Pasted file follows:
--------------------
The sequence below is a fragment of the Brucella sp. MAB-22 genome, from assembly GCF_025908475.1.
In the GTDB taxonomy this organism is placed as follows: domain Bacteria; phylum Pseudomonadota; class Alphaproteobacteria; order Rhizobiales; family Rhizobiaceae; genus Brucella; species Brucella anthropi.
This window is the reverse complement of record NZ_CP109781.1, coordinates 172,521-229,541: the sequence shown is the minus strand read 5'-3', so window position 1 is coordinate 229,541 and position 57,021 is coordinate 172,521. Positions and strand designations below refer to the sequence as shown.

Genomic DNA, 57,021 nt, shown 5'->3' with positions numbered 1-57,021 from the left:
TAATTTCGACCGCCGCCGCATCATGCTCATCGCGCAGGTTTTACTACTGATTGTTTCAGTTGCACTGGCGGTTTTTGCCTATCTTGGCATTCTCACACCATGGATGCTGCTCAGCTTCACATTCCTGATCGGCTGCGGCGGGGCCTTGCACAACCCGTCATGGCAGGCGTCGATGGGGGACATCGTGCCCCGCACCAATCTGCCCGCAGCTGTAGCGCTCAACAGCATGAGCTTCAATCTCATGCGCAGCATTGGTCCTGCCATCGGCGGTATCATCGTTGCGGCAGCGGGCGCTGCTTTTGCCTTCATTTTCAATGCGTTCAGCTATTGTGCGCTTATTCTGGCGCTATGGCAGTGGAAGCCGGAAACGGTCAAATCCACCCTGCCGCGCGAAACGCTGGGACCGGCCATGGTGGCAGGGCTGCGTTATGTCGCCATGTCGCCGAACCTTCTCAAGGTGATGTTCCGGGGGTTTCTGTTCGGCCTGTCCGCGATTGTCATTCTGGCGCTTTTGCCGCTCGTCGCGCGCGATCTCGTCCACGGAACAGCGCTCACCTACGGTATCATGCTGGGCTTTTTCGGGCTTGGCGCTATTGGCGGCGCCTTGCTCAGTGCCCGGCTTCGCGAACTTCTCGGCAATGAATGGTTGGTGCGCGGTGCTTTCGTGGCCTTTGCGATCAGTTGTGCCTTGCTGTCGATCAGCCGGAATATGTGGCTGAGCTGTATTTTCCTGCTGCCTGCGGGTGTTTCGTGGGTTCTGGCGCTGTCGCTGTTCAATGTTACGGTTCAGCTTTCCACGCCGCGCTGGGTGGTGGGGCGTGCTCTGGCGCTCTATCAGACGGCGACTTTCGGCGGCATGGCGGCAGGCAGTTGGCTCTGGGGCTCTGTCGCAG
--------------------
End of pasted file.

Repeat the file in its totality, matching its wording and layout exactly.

The sequence below is a fragment of the Brucella sp. MAB-22 genome, from assembly GCF_025908475.1.
In the GTDB taxonomy this organism is placed as follows: domain Bacteria; phylum Pseudomonadota; class Alphaproteobacteria; order Rhizobiales; family Rhizobiaceae; genus Brucella; species Brucella anthropi.
This window is the reverse complement of record NZ_CP109781.1, coordinates 172,521-229,541: the sequence shown is the minus strand read 5'-3', so window position 1 is coordinate 229,541 and position 57,021 is coordinate 172,521. Positions and strand designations below refer to the sequence as shown.

Genomic DNA, 57,021 nt, shown 5'->3' with positions numbered 1-57,021 from the left:
TAATTTCGACCGCCGCCGCATCATGCTCATCGCGCAGGTTTTACTACTGATTGTTTCAGTTGCACTGGCGGTTTTTGCCTATCTTGGCATTCTCACACCATGGATGCTGCTCAGCTTCACATTCCTGATCGGCTGCGGCGGGGCCTTGCACAACCCGTCATGGCAGGCGTCGATGGGGGACATCGTGCCCCGCACCAATCTGCCCGCAGCTGTAGCGCTCAACAGCATGAGCTTCAATCTCATGCGCAGCATTGGTCCTGCCATCGGCGGTATCATCGTTGCGGCAGCGGGCGCTGCTTTTGCCTTCATTTTCAATGCGTTCAGCTATTGTGCGCTTATTCTGGCGCTATGGCAGTGGAAGCCGGAAACGGTCAAATCCACCCTGCCGCGCGAAACGCTGGGACCGGCCATGGTGGCAGGGCTGCGTTATGTCGCCATGTCGCCGAACCTTCTCAAGGTGATGTTCCGGGGGTTTCTGTTCGGCCTGTCCGCGATTGTCATTCTGGCGCTTTTGCCGCTCGTCGCGCGCGATCTCGTCCACGGAACAGCGCTCACCTACGGTATCATGCTGGGCTTTTTCGGGCTTGGCGCTATTGGCGGCGCCTTGCTCAGTGCCCGGCTTCGCGAACTTCTCGGCAATGAATGGTTGGTGCGCGGTGCTTTCGTGGCCTTTGCGATCAGTTGTGCCTTGCTGTCGATCAGCCGGAATATGTGGCTGAGCTGTATTTTCCTGCTGCCTGCGGGTGTTTCGTGGGTTCTGGCGCTGTCGCTGTTCAATGTTACGGTTCAGCTTTCCACGCCGCGCTGGGTGGTGGGGCGTGCTCTGGCGCTCTATCAGACGGCGACTTTCGGCGGCATGGCGGCAGGCAGTTGGCTCTGGGGCTCTGTCGCAG